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COVID-19: Loved ones line up for reopening of B.C. senior home visits

Staff may keep mask rules in place to reduce infection risk
Theresa Hamilton plays tic tac toe on a window with a senior in Mt. Cartier Court as the pandemic limited in-person visitors into senior care homes. Visit restrictions have been eased effective July 19, 2021. (Liam Harrap/Revelstoke Review)

After more than a year of senior home visits restricted to reduce COVID-19 infections, staff are dealing with lineups of people anxious to see their loved ones again.

Monday marked the first day of a return to visits without appointments, with fully vaccinated people allowed to enter after being screened for symptoms and required to wear masks in common areas of long-term care and assisted living residences. People lined up early to get in, and there were some problems, said Mike Klassen, vice president of the B.C. Care Providers Association.

“While most people have been good about observing rules about bringing proof of vaccination and wearing a mask, there are some who are not living up to those requirements,” Klassen said July 20.

The B.C. government has funded care homes for greeters, and operators are starting their eight-hour shifts later in the day so people can visit friends and relatives after work or during the dinner hour. That effectively determines the visiting hours at each care home.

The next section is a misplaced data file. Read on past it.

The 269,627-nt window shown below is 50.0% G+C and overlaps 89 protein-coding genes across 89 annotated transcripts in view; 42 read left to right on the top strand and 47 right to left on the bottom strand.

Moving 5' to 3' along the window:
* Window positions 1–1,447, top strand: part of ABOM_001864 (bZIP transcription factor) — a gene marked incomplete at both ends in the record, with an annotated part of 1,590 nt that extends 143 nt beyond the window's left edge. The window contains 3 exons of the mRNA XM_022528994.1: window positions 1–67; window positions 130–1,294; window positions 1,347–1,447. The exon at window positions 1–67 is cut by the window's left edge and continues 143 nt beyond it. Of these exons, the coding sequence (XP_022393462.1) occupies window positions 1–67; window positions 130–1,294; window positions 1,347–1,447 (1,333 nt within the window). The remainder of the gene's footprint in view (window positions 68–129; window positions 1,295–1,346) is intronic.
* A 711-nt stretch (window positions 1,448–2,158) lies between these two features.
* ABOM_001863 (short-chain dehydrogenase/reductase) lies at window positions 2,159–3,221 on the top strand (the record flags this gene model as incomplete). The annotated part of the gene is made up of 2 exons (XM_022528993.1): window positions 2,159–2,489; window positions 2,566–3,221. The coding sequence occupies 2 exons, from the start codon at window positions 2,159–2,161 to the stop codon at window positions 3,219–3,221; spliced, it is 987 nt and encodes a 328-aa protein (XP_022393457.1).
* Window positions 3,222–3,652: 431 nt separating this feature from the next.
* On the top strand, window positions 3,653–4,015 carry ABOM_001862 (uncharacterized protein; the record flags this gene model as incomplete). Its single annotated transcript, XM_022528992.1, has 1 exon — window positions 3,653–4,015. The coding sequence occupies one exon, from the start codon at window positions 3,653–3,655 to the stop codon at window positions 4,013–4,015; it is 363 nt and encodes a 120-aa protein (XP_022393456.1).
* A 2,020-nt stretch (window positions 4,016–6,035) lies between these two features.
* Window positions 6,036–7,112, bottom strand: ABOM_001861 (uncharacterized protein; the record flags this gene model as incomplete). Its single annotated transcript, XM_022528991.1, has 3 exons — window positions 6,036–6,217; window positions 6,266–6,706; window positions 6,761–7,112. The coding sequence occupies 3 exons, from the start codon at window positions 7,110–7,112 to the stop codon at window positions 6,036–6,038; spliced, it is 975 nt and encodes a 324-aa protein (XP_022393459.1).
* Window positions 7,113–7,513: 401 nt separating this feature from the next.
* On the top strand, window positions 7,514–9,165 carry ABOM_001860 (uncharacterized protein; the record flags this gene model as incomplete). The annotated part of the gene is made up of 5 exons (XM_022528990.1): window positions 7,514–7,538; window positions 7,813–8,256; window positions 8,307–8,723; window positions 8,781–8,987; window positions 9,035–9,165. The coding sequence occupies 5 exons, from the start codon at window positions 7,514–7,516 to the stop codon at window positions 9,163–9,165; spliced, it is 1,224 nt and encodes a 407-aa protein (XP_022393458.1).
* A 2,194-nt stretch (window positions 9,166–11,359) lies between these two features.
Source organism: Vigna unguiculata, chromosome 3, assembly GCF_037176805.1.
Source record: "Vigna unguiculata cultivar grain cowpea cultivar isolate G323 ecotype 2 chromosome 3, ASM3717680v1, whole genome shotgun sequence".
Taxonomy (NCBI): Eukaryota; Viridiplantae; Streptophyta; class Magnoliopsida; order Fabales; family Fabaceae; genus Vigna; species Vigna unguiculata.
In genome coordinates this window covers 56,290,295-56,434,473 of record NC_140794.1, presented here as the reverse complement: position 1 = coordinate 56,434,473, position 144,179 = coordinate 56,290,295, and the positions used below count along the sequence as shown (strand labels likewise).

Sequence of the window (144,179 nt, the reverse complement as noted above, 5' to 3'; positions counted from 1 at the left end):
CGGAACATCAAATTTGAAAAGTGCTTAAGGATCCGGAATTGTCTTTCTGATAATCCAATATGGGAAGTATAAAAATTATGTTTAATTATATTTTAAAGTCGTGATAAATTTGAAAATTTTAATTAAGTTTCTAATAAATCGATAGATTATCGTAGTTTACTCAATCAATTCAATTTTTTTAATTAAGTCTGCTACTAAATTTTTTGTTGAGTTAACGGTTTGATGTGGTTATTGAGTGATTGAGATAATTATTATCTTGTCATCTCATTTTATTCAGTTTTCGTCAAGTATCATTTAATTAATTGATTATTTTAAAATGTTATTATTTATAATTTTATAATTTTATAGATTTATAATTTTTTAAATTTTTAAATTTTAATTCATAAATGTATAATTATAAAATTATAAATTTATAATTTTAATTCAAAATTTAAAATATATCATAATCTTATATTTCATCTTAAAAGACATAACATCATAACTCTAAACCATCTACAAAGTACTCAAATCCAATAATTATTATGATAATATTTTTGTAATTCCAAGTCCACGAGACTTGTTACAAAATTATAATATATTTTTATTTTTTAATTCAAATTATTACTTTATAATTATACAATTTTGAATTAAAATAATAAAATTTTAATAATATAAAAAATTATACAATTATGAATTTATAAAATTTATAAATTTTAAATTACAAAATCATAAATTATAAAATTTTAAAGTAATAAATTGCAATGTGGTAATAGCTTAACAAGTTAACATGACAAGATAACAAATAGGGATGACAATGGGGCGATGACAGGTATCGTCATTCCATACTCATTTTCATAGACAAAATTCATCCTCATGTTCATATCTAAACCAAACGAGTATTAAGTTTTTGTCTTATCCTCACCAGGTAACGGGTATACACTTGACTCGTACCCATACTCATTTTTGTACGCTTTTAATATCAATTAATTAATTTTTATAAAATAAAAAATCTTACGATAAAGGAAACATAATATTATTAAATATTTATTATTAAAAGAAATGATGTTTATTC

While the latest public health order from provincial health officer Dr. Bonnie Henry allows for visitors to remove masks when in their loved one’s private room, at least one operator has kept the mask requirement in place for additional protection, he said.

Day one also saw the first B.C. care home outbreak declared in more than a week, at Holyrood Manor in Maple Ridge, but it is not connected with the change in visitation rules. The infection was traced to an unvaccinated visitor who came into the facility last week.

“Now that home will have to go on a 14-day outbreak status and no families will be allowed visits,” Klassen said. “Because of how easily the Delta variant spreads, visitors must be careful to respect the guidelines in order to avoid another outbreak and denying other visitors coming in.”

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The 14-day incubation period also applies to those recently receiving their second dose of vaccine. Two weeks must pass before a person is considered fully vaccinated.

“Volunteers and personal service providers who generally work in long-term care will need to be fully vaccinated before they’ll be able to resume activities in care homes,” Henry said July 8.

Terry Lake, CEO of the B.C. Care Providers Association and a former health minister, said the relaxed rules allowing family groups to visit are a welcome change after many months of isolation for residents.

“The change in visitor policy does come with some responsibilities for both care home operators and visitors that I hope everyone will take notice of and respect,” Lake said. “These are things like checking in with greeters during visiting hours, presenting your proof of vaccination and wearing a mask while traveling through the care home.”


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